WASHINGTON (Reuters) - A U.S. Senate committee demanded on Thursday that the State Department hand over all the documents used to rank countries in its annual human trafficking report, as lawmakers expressed concern it had been watered down for political reasons.
Senator Bob Corker, Republican chairman of the Senate Foreign Relations panel, issued the order as members grilled a senior State Department official over whether politics trumped human rights in the higher grades given this year to strategically important countries such as Malaysia and Cuba.
The contentious hearing followed a Reuters examination that showed the State Department office set up to independently rate countries’ efforts to fight human trafficking was repeatedly overruled by senior U.S. diplomats.
Testifying before the committee, Undersecretary of State Sarah Sewall defended the Obama administration under questioning about the 2015 Trafficking in Persons report published on July 27. Over the objections of the State Department’s own experts, Malaysia and Cuba were among countries upgraded from the blacklist of worst offenders on human trafficking.
Corker threatened a congressional subpoena if all documents, including emails, memos and telephone records, were not provided and vowed “significant consequences” if any materials were destroyed.
Asserting that many of the rankings appeared to be “the result of external pressure,” Democratic Senator Bob Menendez raised the prospect of calling for an inspector general’s investigation.
“If it is true that the administration politicized this report, there are questions about why they chose to significantly diminish a tool that has been effective in fighting slavery around the world,” Corker said, expressing concern that the ranking process had “run amok.”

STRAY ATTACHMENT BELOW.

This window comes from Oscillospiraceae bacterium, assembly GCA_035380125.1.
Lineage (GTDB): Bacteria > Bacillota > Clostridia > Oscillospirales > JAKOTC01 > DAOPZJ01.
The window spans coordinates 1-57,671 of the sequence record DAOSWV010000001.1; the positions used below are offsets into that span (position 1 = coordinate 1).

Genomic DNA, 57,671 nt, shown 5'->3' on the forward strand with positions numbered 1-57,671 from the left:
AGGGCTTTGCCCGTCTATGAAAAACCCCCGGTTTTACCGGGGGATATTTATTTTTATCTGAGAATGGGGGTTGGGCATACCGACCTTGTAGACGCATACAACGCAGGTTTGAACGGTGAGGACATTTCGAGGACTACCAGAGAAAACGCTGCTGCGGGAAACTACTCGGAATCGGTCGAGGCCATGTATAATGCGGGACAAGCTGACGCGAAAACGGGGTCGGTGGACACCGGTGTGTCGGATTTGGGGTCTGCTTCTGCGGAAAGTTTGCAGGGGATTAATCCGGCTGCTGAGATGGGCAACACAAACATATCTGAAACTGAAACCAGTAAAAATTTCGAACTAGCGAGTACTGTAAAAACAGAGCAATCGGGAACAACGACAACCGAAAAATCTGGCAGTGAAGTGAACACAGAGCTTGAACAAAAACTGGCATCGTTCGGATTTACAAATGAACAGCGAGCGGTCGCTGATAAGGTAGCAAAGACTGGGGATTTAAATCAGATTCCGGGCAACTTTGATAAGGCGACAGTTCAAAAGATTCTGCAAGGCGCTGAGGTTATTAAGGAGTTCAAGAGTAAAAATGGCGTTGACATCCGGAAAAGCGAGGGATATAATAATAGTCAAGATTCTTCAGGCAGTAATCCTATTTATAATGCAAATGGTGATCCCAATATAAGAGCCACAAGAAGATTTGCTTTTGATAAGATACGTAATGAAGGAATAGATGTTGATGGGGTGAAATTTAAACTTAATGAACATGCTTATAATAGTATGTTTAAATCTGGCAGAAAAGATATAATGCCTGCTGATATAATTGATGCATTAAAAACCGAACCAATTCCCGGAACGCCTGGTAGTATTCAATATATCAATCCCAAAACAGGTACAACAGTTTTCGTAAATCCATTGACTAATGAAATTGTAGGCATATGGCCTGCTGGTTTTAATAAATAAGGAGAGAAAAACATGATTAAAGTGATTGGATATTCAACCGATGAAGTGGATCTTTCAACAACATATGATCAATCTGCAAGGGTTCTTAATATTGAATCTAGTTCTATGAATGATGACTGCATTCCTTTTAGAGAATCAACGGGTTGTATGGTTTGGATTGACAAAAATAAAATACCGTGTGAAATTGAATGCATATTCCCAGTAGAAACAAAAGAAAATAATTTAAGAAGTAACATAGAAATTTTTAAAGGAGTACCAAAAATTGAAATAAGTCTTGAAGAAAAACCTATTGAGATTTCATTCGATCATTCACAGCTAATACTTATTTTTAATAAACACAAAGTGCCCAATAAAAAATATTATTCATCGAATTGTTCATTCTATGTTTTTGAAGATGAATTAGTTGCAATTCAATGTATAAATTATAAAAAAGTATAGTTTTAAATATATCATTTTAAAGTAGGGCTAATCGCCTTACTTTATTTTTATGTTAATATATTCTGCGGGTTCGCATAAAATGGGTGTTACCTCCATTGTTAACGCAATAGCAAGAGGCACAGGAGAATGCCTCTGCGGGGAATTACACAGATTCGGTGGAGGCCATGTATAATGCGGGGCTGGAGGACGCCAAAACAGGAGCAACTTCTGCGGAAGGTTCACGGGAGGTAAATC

Sewall, who oversees the U.S. Office to Monitor and Combat Trafficking in Persons as undersecretary for civilian security, democracy and human rights, reiterated State Department denials of political interference and insisted that the report was something “all Americans can be very proud of.”
“The rigorous and comprehensive annual assessment process is what makes the TIP report the gold standard in anti-trafficking efforts,” she said.
State Department spokesman Mark Toner later said: “We continue to stand by the process for determining the rankings that go into the report.”
He told reporters the department had not received any formal requests from Congress for documents related to the report.
Lawmakers echoed concerns expressed by human rights groups and some former U.S. officials that unearned higher grades could undermine the credibility of the report and compromise U.S. efforts to combat human trafficking.
Analysts in the anti-trafficking office disagreed with U.S. diplomatic bureaus on ratings for 17 countries during the decision-making process, according to the sources who spoke to Reuters regarding human trafficking and the office.
The analysts, specialists in assessing efforts to combat modern slavery, prevailed in only three of those disputes, the worst ratio in the 15-year history of the unit.
Not only Malaysia and Cuba, but countries such as China, India, Uzbekistan and Mexico received better grades than the anti-trafficking office wanted to give them, the sources said.
The number of rejected recommendations suggests a previously unknown degree of intervention top State Department diplomats in a report that can lead to sanctions on countries relegated to the lowest rating, known as “Tier 3.”
Sewall defended the “complex” criteria for ratings decisions. But she repeatedly refused to answer questions on whether senior State Department officials ignored analysts’ recommendations, saying: “We do not comment on internal deliberations.”
Senator Ben Cardin, the panel’s ranking Democrat, initially welcomed Sewall by saying “you’ve come to this committee with great credibility, and we thank you for your public service.”
But he later voiced skepticism about her testimony and suggested that the law that created the anti-trafficking unit may need congressional oversight before a country can be removed from Tier 3.
The biggest target at Thursday’s hearing was Malaysia’s upgrade from the lowest ranking, which could smooth the way for an ambitious U.S.-led free-trade deal with the Southeast Asian nation and 11 other countries.
Corker said many lawmakers believed the State Department “threw the trafficking piece under the bus” to ensure the success of the Trans-Pacific Partnership, President Barack Obama’s signature trade initiative, still under negotiation.
Sewall insisted that Malaysia had improved efforts to combat human trafficking but acknowledged it still has “major work to do.”
Reporting by Matt Spetalnick; Editing by Susan Heavey, Dan Grebler and Steve Orlofsky